Something is astir. I can feel my father's eyes following me about the hall, regarding me as he would a new warhorse or a bull bought for breeding. I am surprised that he has not asked to examine my hooves.

And he asks me questions, the beast who never speaks to me except with the flat of his hand to my cheek or my rump.This morning: "Exactly how old are you, daughter?"

This forenoon: "Have you all your teeth?"

"Is your breath sweet or foul?"

"Are you a good eater?"

"What color is your hair when it is clean?"

Before supper: "How are your sewing and your bowels and your conversation?"

What is brewing here?

Sometimes I miss my brothers, even the abominable Robert. With Robert and Thomas away in the king's service and Edward at his abbey, there are fewer people about for my father to bother, so he mostly fixes upon me.

I am a prisoner to my needle again today, hemming linen in the solar with my mother and her women. This chamber is pleasant, large and sunny, with my mother and father's big bed on one side and, on the other, a window that looks out on the world I could be enjoying were I not in here sewing. I can see across the yard, past the stables and privy and cowshed, to the river and the gatehouse, over the fields to the village beyond. Cottages line the dusty road leading to the church at the far end. Dogs and geese and children tumble in play while the villagers plough. Would I were tumbling — or even ploughing with them.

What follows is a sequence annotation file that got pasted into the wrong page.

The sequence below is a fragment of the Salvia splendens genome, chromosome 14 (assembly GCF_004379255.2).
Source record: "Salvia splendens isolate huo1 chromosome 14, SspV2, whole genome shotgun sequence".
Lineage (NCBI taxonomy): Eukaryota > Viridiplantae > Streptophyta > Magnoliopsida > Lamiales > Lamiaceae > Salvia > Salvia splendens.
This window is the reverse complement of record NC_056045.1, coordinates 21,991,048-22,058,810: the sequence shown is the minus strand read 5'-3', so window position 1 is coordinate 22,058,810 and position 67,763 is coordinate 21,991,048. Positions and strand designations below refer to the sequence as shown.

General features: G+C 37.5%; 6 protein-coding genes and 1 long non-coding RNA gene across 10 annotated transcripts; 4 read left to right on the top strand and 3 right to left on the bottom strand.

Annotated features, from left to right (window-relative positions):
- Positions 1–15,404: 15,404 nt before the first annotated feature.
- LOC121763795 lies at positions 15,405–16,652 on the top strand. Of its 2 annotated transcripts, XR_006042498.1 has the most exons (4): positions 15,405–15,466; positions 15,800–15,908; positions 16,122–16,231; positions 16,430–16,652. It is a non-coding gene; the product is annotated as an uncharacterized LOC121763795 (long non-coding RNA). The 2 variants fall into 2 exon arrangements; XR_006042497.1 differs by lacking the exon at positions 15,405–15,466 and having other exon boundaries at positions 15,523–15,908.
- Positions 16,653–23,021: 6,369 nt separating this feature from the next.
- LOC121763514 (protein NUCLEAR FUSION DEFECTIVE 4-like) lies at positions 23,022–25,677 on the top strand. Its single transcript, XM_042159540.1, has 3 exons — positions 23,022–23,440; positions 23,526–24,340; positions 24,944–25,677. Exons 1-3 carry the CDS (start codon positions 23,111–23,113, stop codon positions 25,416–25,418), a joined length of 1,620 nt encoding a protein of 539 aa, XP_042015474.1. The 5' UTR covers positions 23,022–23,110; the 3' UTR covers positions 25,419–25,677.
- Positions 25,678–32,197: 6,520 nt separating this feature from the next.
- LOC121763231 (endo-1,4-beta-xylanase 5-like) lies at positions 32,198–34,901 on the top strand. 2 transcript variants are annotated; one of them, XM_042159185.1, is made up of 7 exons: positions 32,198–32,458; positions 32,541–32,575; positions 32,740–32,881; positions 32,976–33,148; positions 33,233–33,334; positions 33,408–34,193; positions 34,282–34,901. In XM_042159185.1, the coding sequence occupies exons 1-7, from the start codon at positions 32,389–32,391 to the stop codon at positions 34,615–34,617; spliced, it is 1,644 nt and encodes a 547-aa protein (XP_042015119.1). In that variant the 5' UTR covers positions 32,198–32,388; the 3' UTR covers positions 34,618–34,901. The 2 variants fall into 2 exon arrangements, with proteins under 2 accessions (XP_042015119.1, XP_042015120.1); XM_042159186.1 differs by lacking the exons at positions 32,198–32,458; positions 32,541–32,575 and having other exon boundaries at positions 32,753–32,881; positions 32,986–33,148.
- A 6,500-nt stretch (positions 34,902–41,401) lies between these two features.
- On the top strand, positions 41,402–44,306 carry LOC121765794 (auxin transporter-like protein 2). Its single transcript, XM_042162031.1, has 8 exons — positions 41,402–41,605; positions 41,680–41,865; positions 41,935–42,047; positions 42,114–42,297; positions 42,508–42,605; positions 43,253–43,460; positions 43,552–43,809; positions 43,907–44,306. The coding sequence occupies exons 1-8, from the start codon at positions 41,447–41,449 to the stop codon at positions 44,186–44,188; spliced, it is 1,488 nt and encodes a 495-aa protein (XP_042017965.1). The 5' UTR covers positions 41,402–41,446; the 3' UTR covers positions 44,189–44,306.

Here in my prison my mother works and gossips with her women as if she didn't mind being chained to needle and spindle. My nurse Morwenna, now that I am near grown and not in need of her nursing, tortures me with complaints about the length of my stitches and the colors of my silk and the thumbprints on the altar cloth I am hemming.

If I had to be born a lady, why not a rich lady, so someone else could do the work and I could lie on a silken bed and listen to a beautiful minstrel sing while my servants hemmed? Instead I am the daughter of a country knight with but ten servants, seventy villagers, no minstrel, and acres of unhemmed linen. It grumbles my guts. I do not know what the sky is like today or whether the berries have ripened. Has Perkin's best goat dropped her kid yet? Did Wat the Farrier finally beat Sym at wrestling? I do not know. I am trapped here inside hemming.

Morwenna says it is the altar cloth for me. Corpus bones!

23RD DAY OF SEPTEMBERThere was a hanging in Riverford today. I am being punished for impudence again, so was not allowed to go. I am near fourteen and have never yet seen a hanging. My life is barren.